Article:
1. This appeal involves an interesting question as to the true construction of Section 30, Chartered Accountants Act, and as to the validity of Regulation 34 framed thereunder. The validity of Clause 4(f) of Form 'L', prescribed for an agreement between a member of the Institute of Chartered Accountants and an articled clerk, is consequential and is also in question.
2. The simple facts are as follows. One Sri Debabrata Basu was a Chartered Accountant, and respondent No. 2, Prasanta Kumar Dutt, entered into an agreement with him on 1-4-1950, for service under articles of clerkship. The regulations framed under 'the Chartered Accountants Act provide that such an agreement is to be sent to the Institute of Chartered Accountants for registration. In forwarding the particular agreement to the Institute, Debabrata Basu said that he had omitted clause 4(f) of the standard form, inasmuch as, in his view, that clause was ultra vires the Act.
The Institute refused to register the agreement, inasmuch as it was not an agreement in accordance with Regulation 36 which required such agreements to be executed in conformity with Form 'L'. Thereupon, Debabrata Easu commenced a suit in which he asked for a declaration that the agreement was valid & proper, a further declaration that the refusal by the Institute to register the agreement was wrongful, illegal and void and a still further declaration that respondent No. 2 should be registered and should be regarded as being registered in the books of the Institute as from the date of the agreement. There were also prayers for certain ancillary reliefs to which it is not necessary to refer.
3. The defence of the Institute was that Clause 4(f) of Form 'L' was based on Regulation 34 and that regulation had been validly made under the powers conferred on the Institute by Section 30(1) of the Act. The contention of the Institute, accordingly, was that the agreement sought to be registered not being in accordance with Regulation 34 & not being in conformity with Form 'L' as required by Regulation 36, was not registrable and that its registration had been rightly refused.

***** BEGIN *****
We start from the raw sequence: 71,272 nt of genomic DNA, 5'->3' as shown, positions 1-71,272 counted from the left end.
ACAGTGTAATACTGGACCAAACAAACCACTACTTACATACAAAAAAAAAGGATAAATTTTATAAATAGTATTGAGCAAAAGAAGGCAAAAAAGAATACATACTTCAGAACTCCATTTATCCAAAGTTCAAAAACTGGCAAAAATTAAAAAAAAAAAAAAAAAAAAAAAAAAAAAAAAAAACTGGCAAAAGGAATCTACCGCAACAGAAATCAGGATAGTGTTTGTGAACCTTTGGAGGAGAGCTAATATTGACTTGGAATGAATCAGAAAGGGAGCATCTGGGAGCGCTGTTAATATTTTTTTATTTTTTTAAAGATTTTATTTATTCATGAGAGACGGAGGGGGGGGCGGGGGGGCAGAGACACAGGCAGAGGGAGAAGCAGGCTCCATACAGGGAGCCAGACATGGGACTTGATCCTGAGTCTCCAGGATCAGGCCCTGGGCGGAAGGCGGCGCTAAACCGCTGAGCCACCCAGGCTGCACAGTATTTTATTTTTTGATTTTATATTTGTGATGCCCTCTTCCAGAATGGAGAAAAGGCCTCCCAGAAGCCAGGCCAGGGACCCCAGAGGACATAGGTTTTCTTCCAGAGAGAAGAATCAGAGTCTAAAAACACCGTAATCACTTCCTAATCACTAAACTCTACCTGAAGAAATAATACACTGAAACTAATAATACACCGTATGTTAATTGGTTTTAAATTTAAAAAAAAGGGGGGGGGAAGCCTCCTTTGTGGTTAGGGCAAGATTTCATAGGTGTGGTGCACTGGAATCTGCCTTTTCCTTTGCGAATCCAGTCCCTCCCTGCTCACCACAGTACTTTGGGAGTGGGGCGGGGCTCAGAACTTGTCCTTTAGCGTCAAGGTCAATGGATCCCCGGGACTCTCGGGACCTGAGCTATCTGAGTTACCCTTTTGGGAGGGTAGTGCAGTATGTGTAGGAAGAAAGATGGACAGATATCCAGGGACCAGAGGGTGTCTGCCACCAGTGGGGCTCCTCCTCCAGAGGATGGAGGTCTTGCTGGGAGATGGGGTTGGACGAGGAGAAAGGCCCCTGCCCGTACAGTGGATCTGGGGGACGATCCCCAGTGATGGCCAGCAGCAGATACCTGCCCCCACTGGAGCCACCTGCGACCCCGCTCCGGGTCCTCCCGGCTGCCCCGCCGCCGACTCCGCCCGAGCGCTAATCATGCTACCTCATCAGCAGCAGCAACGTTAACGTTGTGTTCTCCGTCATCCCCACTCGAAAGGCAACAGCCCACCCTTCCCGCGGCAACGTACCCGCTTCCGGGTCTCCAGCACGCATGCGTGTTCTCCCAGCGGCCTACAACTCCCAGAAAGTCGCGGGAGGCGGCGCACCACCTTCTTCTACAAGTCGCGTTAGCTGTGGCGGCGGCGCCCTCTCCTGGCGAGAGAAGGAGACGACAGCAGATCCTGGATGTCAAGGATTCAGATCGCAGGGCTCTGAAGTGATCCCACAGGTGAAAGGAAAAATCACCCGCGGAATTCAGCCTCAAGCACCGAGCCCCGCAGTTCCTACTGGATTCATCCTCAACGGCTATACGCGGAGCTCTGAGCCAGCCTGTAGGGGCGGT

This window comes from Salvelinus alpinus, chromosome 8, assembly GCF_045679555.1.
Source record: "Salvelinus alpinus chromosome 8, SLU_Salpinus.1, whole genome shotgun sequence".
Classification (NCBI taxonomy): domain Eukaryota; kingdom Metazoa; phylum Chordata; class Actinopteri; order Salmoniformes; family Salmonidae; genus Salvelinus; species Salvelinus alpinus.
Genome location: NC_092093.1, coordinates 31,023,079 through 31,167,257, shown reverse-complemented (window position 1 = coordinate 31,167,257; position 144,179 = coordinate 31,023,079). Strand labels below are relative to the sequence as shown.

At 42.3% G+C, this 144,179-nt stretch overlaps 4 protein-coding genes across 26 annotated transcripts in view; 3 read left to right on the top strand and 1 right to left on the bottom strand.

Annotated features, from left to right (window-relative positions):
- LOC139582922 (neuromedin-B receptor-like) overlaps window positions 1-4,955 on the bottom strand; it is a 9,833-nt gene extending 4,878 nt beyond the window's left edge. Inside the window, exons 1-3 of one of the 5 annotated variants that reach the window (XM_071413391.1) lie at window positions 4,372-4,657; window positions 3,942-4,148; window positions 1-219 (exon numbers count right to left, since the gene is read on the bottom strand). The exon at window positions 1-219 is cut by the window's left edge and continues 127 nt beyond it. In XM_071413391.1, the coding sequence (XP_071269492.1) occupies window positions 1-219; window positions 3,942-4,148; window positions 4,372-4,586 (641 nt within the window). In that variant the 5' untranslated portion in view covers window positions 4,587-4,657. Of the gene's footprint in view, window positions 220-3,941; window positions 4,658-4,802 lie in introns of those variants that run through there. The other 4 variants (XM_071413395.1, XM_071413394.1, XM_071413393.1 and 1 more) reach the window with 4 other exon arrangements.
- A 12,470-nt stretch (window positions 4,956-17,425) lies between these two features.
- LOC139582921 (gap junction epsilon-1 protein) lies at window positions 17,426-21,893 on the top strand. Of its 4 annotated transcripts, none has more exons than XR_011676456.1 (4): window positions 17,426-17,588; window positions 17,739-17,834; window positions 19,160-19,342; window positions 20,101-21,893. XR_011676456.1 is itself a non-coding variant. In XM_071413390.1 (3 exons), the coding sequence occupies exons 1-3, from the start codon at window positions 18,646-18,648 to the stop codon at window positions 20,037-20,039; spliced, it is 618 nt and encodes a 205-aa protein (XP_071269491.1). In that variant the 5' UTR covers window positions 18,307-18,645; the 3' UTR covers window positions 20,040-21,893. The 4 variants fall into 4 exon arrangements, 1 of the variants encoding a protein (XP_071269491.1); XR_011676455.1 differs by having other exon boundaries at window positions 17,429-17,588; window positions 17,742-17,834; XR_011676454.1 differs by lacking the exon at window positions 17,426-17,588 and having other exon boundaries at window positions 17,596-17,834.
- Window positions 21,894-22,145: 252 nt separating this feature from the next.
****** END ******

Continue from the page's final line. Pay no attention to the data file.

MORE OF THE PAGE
4. It is necessary to state here what the subject-matter of Clause 4(f) of Form ''L' is. Before doing so, however, it will be convenient and indeed logical to refer to Regulation 34 which, so far as is material, reads as follows:
'34. Maximum and minimum rates of premium. --The Council may from time to time prescribe the maximum and minimum rates of premium that can be charged from an articled clerk. But any premium charged by the employer shall be refunded by him in full to the articled clerk in such instalments as the former may deem fit, but not later than 14 days after the date of the completion of the articles subject to satisfactory service and good conduct of the articled clerk.'
5. On that regulation is based Clause 4(f) of Form 'L'. It may be stated here that by virtue of the provisions of Regulation 36, agreements relating to articles of clerkship ''shall be executed in Form 'L' or Form 'M' in the Schedule as the case may be.' Form 'L' applies to cases where the articled clerk is of full age. Clause 4(f) of the Form reads as follows;
'4. The employer covenants with the articled clerk as follows:
* * * * * (f) That he agrees to refund within the period. stipulated under the Regulations the entire premium received from or on behalf of the articled clerk in such instalments as he migth deem fit, subject to satisfactory service and good conduct of the articled clerk.'
It will be noticed that this clause is virtually a reproduction of the second sentence of Regulation 34 which I read a few moments ago.